Connie Spaid was in high school when her grandmother taught her how to crochet. That is probably how most people learn an art like crocheting, something that to most might seem quaint, maybe even a bit outdated. Connie certainly never thought of it as anything more than that. She learned two basic stitches, enough to piece together a simple pattern on her own, and she was happy to know how to do it. She could add that to her creative skill-set.
Maybe, she thought, at some point in her life she might crochet to pass the time watching television.
She didn’t think much about it for a long time. Connie lived her life. She got married. She and her husband tried for years to have children. Doctors told them there it was no use, so they tried other roads. Infertility treatments. Foster parenting. Adoption. Every door closed. They refused to lose hope.
And then, to their wonder and surprise, Connie got pregnant. She gave birth to a healthy little girl. Three years later, she became pregnant again, this time with a boy. Thirteen weeks into the pregnancy, doctors found that Judah had Trisomy 18 birth defect. Connie continued her pregnancy in the hopes of another miracle. Judah’s heart stopped beating at 30 weeks, and she delivered him stillborn.
“I remember coming home from the hospital without my son,” Connie says. “I remember kneeling over his tiny coffin. It was the darkest, most devastating moment of my life. My body was crying out for my dead son. Those are emotions that can drive a mother insane. Out of her mind. It was paralyzing grief.”
In the terrible days afterward, Connie searched for some way to hold off the darkness.
She was as surprised as anyone when she began crocheting.
“I found that it demanded all of my attention,” she says. “Every part of my brain. I was forced to just focus on the pattern. To focus on what the yarn was doing in my hands, and the hook, and the stitches, and the counting, and all these different things at once, so much so that I found I could not think about anything else. And my mind was at peace. It was sweet, momentary relief.”
The more Connie crocheted, the more she could feel her anxiety dropping, the more she could feel her depression lift. Soon, she began to recognize when the darkness was enveloping around her, and she would grab a new pattern – it didn’t matter what, a blanket, a scarf, anything — and go to her yarn and immerse herself.
“When Judah died, so much darkness entered my life,” she says. “There was this cloud. This fogginess in my brain. In my life. In my world. It just felt like the beauty had been taken from me, and I desperately needed to find a way to get it back. And crocheting did that for me.”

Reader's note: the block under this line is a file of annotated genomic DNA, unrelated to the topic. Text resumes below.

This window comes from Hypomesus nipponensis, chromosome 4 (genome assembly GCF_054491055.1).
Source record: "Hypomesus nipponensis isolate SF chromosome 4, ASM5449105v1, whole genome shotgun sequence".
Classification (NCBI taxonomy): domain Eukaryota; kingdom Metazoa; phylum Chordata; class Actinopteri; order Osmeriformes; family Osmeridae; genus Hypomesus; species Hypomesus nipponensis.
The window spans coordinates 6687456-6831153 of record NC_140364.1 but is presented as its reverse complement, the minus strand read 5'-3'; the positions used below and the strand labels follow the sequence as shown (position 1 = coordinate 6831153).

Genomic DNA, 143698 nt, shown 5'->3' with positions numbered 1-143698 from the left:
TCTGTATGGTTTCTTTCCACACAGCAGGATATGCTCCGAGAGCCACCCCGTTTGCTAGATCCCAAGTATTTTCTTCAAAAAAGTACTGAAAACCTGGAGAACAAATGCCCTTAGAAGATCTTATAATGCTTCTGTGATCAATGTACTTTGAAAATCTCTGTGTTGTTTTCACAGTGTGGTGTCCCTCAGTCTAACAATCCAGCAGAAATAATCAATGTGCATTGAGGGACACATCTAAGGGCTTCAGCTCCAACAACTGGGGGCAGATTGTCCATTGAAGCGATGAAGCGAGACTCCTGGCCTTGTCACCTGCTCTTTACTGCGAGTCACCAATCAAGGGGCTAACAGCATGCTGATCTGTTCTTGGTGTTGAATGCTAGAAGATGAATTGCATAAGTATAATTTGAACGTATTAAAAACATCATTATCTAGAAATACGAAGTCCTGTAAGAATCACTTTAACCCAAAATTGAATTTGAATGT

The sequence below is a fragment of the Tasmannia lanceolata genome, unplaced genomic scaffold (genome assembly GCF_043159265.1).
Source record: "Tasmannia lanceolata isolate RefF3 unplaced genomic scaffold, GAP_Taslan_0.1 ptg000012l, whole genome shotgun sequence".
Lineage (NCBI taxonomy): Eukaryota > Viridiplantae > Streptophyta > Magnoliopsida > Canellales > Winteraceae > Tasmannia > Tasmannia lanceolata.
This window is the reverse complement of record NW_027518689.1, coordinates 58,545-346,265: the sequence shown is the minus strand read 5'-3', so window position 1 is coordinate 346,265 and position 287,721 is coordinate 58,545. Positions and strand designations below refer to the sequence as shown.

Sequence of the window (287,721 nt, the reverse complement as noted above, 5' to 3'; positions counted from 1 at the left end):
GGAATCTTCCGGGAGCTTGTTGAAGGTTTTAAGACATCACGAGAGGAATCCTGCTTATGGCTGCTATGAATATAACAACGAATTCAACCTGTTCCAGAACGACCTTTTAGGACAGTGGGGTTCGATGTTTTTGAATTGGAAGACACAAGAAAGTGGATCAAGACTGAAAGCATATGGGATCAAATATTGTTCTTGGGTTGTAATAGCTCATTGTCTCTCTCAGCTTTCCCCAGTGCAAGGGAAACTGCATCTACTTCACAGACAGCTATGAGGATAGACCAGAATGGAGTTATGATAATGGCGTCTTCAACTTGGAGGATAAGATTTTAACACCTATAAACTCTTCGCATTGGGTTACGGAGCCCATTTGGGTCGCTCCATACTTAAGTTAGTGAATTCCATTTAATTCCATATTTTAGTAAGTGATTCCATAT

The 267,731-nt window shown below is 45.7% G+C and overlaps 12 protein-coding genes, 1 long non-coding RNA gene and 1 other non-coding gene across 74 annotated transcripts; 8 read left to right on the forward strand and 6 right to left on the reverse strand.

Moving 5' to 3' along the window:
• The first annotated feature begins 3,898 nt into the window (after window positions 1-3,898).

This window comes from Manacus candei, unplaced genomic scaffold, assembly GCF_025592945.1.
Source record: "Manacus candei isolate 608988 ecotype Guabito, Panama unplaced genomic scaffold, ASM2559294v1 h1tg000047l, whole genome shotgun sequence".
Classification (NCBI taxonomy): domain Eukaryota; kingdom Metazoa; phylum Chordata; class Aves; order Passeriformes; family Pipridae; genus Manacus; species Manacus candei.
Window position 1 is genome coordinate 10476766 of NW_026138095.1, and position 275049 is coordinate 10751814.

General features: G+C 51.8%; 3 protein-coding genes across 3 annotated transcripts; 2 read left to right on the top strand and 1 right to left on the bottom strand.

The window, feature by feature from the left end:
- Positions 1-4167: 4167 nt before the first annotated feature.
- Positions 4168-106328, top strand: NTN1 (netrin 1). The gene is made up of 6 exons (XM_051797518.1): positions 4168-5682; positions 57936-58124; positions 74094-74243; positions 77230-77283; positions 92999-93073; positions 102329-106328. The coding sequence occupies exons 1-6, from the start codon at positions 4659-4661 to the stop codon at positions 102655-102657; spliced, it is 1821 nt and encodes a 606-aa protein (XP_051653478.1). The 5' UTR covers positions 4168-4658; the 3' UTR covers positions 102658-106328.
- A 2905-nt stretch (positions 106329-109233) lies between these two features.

At first, crocheting was just that: A way to take her mind off the pain, a way to pull through the grief. But over time, it became more, something richer, something even more meaningful. She was improving. She found herself eager to finish a project so she could find something more complex, something more challenging. She began to look forward to those days when she would go to the yarn aisle and find exactly what fit her mind.
And then she began connecting with other crocheters online, people from all over the world. This led to her testing patterns for various business owners.
Every step along the way, she discovered something even more meaningful in this small hobby she had picked up from her grandmother as a girl.
“When I’m testing a pattern, it’s like a puzzle to me,” she said. “Because I’m searching the pattern to see if there are hiccups in the pattern, how it flows, if there’s anything that’s amiss in the size garment that I’m making.”
And then there was something else, something she barely even thought about as she crocheted: At the end, she had all these beautiful sweaters, hats, mittens, toys, wonderful gifts she would give to family and friends and to an organization called Forever Angels of Virginia.
“When I was in the hospital with Judah,” she says, “I was gifted with a beautiful handmade gown from an organization called Forever Angels of Virginia, that transforms used wedding gowns into burial clothes for babies. … I just remember it brought me so much peace, having this handmade outfit for my son; the one outfit he would ever wear. I can’t quite put it into words how special it was to me.
“There is no feeling in the world like gifting someone with a handmade gift that they know you put hours and hours of work of your heart and soul into. Nothing.”
In these trying times of COVID-19, Connie finds herself searching for time to crochet. Her days are overwhelmed with homeschooling her 6-year-old daughter and chasing around her 1-year-old twins, and she feels the same anxieties and fears everyone else is feeling. It would be easy to put off her passion. But she believes that her crocheting time is even more important
“It certainly helps to break up the monotony of my days,” she says. “I do my best to schedule time to crochet for short periods of time throughout my day right now. I have found that when I can set a short-term goal with a crocheting project – daily or weekly – and reach that goal, there is real satisfaction in that, especially during a challenging season when so many other goals are unattainable.”
She can’t really explain all that it means to her. “I know that might sound silly to some people because it’s just yarn,” she says. “But being able to find the rainbow after the storm, there’s so much hope in that.”